Master Food Preserver: Strawberry Syrup

By From page B4 | March 27, 2013

MASTER FOOD PRESERVER Monique Wilber. Democrat photo by Pat Dollins

MASTER FOOD PRESERVER Monique Wilber. Democrat photo by Pat Dollins

I am starting to see more strawberries in the markets, so it’s time to start thinking about preserving those crimson gems.

Did you know that eight fresh medium berries contain only 50 calories, are high in folate, and provide 160 percent of your recommended daily Vitamin C?

Choose shiny, firm strawberries with a bright red color. Caps should be fresh and green and it’s best to avoid shriveled or mushy berries.

Do not wash strawberries until you are ready to eat them. Store in the refrigerator for one to three days. Strawberries can be frozen using syrup packs, or sliced or crushed. Either way, don’t cook the berries.

For sliced or crushed strawberries: wash and remove caps; then slice or crush partially or completely. To 1 quart (1 1/3 pounds) berries add ¾ cup sugar; mix thoroughly. Stir until most of the sugar is dissolved or let stand for 15 minutes. Pack into containers, leaving headspace. Seal and freeze.


Yummy uses

Strawberry syrup can be used over pancakes and waffles; over French toast and crepes; over shortcake or angel food cake; on ice cream and frozen yogurt; as flavoring for homemade soda or infused waters; in coffee and tea; in homemade ice cream; and in homemade salad dressings.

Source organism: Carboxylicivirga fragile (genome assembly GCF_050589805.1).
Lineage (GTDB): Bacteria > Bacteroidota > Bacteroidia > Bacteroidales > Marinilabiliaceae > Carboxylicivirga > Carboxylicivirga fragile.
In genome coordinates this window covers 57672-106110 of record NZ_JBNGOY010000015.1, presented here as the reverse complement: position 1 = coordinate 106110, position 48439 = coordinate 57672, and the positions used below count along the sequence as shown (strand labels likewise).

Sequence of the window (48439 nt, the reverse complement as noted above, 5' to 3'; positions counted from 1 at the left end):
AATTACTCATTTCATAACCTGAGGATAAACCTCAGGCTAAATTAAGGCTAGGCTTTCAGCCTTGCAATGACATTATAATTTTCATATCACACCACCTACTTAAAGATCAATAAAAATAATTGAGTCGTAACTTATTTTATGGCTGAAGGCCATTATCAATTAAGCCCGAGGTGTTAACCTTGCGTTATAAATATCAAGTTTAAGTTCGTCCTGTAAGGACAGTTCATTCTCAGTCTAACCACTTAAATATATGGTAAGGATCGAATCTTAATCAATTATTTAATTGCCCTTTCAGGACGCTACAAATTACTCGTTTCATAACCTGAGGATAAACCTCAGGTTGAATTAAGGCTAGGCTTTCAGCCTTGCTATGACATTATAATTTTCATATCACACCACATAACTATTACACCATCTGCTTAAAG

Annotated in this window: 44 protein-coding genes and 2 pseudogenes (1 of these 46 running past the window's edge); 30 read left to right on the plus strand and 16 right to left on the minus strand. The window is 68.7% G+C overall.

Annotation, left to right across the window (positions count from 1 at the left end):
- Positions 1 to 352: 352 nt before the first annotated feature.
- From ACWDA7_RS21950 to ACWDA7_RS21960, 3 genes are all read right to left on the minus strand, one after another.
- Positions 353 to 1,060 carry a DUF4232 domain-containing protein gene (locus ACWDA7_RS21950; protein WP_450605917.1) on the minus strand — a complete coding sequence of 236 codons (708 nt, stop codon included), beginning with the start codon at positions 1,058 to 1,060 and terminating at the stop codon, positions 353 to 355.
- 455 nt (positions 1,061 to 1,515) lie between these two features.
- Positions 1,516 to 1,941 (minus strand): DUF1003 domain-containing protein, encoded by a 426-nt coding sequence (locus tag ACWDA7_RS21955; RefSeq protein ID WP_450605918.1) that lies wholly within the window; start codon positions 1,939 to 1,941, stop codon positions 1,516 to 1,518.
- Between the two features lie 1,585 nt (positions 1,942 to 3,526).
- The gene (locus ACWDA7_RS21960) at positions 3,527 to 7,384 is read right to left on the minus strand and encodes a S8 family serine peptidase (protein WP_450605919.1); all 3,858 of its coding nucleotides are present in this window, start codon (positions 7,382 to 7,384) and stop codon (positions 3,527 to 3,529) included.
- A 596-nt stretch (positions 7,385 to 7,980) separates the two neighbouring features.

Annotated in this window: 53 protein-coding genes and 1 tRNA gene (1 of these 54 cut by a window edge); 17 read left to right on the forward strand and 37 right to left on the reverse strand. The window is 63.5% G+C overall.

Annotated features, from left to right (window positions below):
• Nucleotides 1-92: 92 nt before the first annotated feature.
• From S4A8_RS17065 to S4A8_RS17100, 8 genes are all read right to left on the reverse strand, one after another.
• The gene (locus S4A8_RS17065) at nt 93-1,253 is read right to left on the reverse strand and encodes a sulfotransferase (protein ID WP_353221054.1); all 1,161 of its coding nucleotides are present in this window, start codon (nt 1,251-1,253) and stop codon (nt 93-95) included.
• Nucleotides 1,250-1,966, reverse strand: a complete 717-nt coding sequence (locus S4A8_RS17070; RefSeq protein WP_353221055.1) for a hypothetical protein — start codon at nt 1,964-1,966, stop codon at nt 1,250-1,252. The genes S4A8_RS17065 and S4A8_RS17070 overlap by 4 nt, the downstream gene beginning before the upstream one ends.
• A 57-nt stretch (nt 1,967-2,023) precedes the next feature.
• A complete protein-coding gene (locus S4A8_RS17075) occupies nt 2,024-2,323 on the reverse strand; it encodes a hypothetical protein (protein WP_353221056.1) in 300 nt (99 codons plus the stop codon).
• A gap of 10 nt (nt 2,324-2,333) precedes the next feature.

This recipe for boiling water bath canned syrup includes delicious strawberry chunks and will be shelf stable after canning.

Don’t forget to increase canning time for higher altitudes, as indicated in the recipe below. This syrup should be canned in half-pints or pints only, with the following the listed processing times.


Strawberry syrup

Yield: About nine half-pints.

Procedure: Select 6½ cups of fresh or frozen fruit of your choice. Wash, cap, and stem fresh fruit and crush in a saucepan. Heat to boiling and simmer until soft (5 to 10 minutes). Strain hot fruit through a colander and drain until cool enough to handle. Strain the collected juice through a double layer of cheesecloth or jelly bag. Discard (compost) the dry pulp. The yield of the pressed juice should be about 4½ to 5 cups.

Combine the juice with 6¾ cups of sugar in a large saucepan, bring to boil, and simmer 1 minute. To make a syrup with whole fruit pieces, save 1 or 2 cups of the fresh or frozen fruit, combine these with the sugar, and simmer as in making regular syrup.

Remove from heat, skim off foam, and fill into clean half-pint or pint jars, leaving ½-inch headspace. Adjust lids and process according to these recommendations: 10 minutes at altitudes of 0-1,000 feet; 15 minutes at altitudes of 1,001 – 6,000 feet; and 20 minutes at altitudes above 6,000 feet.

For questions about safe home food preservation or to schedule a speaker for organizations or clubs on the topics of food safety or food preservation call the Master Food Preservers at 530-621-5506.

For more information, be sure to go to the Master Food Preserver Website at Sign up to receive the Master Food Preservers e-newsletter at

Monique Wilber

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